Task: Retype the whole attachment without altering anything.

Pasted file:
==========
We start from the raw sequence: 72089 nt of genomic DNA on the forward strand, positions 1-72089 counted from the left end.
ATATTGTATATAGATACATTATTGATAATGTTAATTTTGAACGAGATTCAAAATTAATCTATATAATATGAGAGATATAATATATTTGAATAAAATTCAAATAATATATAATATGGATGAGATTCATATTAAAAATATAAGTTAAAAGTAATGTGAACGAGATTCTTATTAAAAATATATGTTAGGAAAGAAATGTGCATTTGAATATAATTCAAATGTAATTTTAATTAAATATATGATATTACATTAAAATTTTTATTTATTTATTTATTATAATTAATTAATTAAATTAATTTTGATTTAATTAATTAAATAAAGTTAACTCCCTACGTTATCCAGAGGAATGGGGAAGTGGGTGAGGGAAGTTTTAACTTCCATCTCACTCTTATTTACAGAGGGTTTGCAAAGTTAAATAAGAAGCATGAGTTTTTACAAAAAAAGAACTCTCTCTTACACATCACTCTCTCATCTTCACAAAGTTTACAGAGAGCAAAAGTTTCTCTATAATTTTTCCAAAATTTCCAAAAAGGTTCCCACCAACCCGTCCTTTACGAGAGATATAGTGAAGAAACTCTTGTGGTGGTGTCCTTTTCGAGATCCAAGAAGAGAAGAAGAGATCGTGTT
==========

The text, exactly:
We start from the raw sequence: 72089 nt of genomic DNA on the forward strand, positions 1-72089 counted from the left end.
ATATTGTATATAGATACATTATTGATAATGTTAATTTTGAACGAGATTCAAAATTAATCTATATAATATGAGAGATATAATATATTTGAATAAAATTCAAATAATATATAATATGGATGAGATTCATATTAAAAATATAAGTTAAAAGTAATGTGAACGAGATTCTTATTAAAAATATATGTTAGGAAAGAAATGTGCATTTGAATATAATTCAAATGTAATTTTAATTAAATATATGATATTACATTAAAATTTTTATTTATTTATTTATTATAATTAATTAATTAAATTAATTTTGATTTAATTAATTAAATAAAGTTAACTCCCTACGTTATCCAGAGGAATGGGGAAGTGGGTGAGGGAAGTTTTAACTTCCATCTCACTCTTATTTACAGAGGGTTTGCAAAGTTAAATAAGAAGCATGAGTTTTTACAAAAAAAGAACTCTCTCTTACACATCACTCTCTCATCTTCACAAAGTTTACAGAGAGCAAAAGTTTCTCTATAATTTTTCCAAAATTTCCAAAAAGGTTCCCACCAACCCGTCCTTTACGAGAGATATAGTGAAGAAACTCTTGTGGTGGTGTCCTTTTCGAGATCCAAGAAGAGAAGAAGAGATCGTGTT